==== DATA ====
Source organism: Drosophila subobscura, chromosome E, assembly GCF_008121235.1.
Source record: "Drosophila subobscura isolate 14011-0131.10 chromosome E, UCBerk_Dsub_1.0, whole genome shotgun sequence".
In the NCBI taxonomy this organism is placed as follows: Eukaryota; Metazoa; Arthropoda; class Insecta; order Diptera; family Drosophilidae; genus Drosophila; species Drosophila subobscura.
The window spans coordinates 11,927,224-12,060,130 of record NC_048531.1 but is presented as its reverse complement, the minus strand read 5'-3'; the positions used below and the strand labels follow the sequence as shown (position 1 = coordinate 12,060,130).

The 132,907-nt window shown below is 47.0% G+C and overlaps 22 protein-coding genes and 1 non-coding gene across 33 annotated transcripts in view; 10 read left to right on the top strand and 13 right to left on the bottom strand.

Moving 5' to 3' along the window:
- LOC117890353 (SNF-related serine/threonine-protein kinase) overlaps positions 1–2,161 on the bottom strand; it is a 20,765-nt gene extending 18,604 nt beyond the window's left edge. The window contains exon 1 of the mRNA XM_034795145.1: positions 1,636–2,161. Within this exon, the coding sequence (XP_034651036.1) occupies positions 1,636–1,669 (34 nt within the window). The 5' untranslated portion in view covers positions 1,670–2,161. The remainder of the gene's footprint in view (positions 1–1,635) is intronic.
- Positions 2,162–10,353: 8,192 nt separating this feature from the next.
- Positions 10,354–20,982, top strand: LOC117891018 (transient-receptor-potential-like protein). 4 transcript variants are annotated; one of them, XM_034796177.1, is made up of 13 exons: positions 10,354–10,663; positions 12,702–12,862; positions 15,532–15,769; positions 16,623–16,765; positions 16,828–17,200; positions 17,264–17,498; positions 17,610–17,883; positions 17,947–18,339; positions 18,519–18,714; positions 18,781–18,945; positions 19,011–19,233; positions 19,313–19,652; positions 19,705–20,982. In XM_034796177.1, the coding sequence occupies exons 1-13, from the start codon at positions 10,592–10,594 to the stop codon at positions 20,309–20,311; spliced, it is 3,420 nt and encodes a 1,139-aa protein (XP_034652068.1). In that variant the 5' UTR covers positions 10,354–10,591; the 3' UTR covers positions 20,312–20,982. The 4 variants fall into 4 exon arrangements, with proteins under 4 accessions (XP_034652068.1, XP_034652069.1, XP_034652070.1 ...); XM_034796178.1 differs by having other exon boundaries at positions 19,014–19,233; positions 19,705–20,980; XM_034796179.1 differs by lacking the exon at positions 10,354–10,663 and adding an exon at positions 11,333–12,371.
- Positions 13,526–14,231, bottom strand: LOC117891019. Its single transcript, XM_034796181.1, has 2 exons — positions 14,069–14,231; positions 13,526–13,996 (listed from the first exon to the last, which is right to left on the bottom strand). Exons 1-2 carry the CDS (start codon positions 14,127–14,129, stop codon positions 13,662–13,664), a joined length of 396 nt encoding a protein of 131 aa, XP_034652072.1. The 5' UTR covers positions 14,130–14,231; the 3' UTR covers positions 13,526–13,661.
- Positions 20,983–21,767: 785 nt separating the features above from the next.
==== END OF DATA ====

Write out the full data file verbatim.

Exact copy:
Source organism: Drosophila subobscura, chromosome E, assembly GCF_008121235.1.
Source record: "Drosophila subobscura isolate 14011-0131.10 chromosome E, UCBerk_Dsub_1.0, whole genome shotgun sequence".
In the NCBI taxonomy this organism is placed as follows: Eukaryota; Metazoa; Arthropoda; class Insecta; order Diptera; family Drosophilidae; genus Drosophila; species Drosophila subobscura.
The window spans coordinates 11,927,224-12,060,130 of record NC_048531.1 but is presented as its reverse complement, the minus strand read 5'-3'; the positions used below and the strand labels follow the sequence as shown (position 1 = coordinate 12,060,130).

The 132,907-nt window shown below is 47.0% G+C and overlaps 22 protein-coding genes and 1 non-coding gene across 33 annotated transcripts in view; 10 read left to right on the top strand and 13 right to left on the bottom strand.

Moving 5' to 3' along the window:
- LOC117890353 (SNF-related serine/threonine-protein kinase) overlaps positions 1–2,161 on the bottom strand; it is a 20,765-nt gene extending 18,604 nt beyond the window's left edge. The window contains exon 1 of the mRNA XM_034795145.1: positions 1,636–2,161. Within this exon, the coding sequence (XP_034651036.1) occupies positions 1,636–1,669 (34 nt within the window). The 5' untranslated portion in view covers positions 1,670–2,161. The remainder of the gene's footprint in view (positions 1–1,635) is intronic.
- Positions 2,162–10,353: 8,192 nt separating this feature from the next.
- Positions 10,354–20,982, top strand: LOC117891018 (transient-receptor-potential-like protein). 4 transcript variants are annotated; one of them, XM_034796177.1, is made up of 13 exons: positions 10,354–10,663; positions 12,702–12,862; positions 15,532–15,769; positions 16,623–16,765; positions 16,828–17,200; positions 17,264–17,498; positions 17,610–17,883; positions 17,947–18,339; positions 18,519–18,714; positions 18,781–18,945; positions 19,011–19,233; positions 19,313–19,652; positions 19,705–20,982. In XM_034796177.1, the coding sequence occupies exons 1-13, from the start codon at positions 10,592–10,594 to the stop codon at positions 20,309–20,311; spliced, it is 3,420 nt and encodes a 1,139-aa protein (XP_034652068.1). In that variant the 5' UTR covers positions 10,354–10,591; the 3' UTR covers positions 20,312–20,982. The 4 variants fall into 4 exon arrangements, with proteins under 4 accessions (XP_034652068.1, XP_034652069.1, XP_034652070.1 ...); XM_034796178.1 differs by having other exon boundaries at positions 19,014–19,233; positions 19,705–20,980; XM_034796179.1 differs by lacking the exon at positions 10,354–10,663 and adding an exon at positions 11,333–12,371.
- Positions 13,526–14,231, bottom strand: LOC117891019. Its single transcript, XM_034796181.1, has 2 exons — positions 14,069–14,231; positions 13,526–13,996 (listed from the first exon to the last, which is right to left on the bottom strand). Exons 1-2 carry the CDS (start codon positions 14,127–14,129, stop codon positions 13,662–13,664), a joined length of 396 nt encoding a protein of 131 aa, XP_034652072.1. The 5' UTR covers positions 14,130–14,231; the 3' UTR covers positions 13,526–13,661.
- Positions 20,983–21,767: 785 nt separating the features above from the next.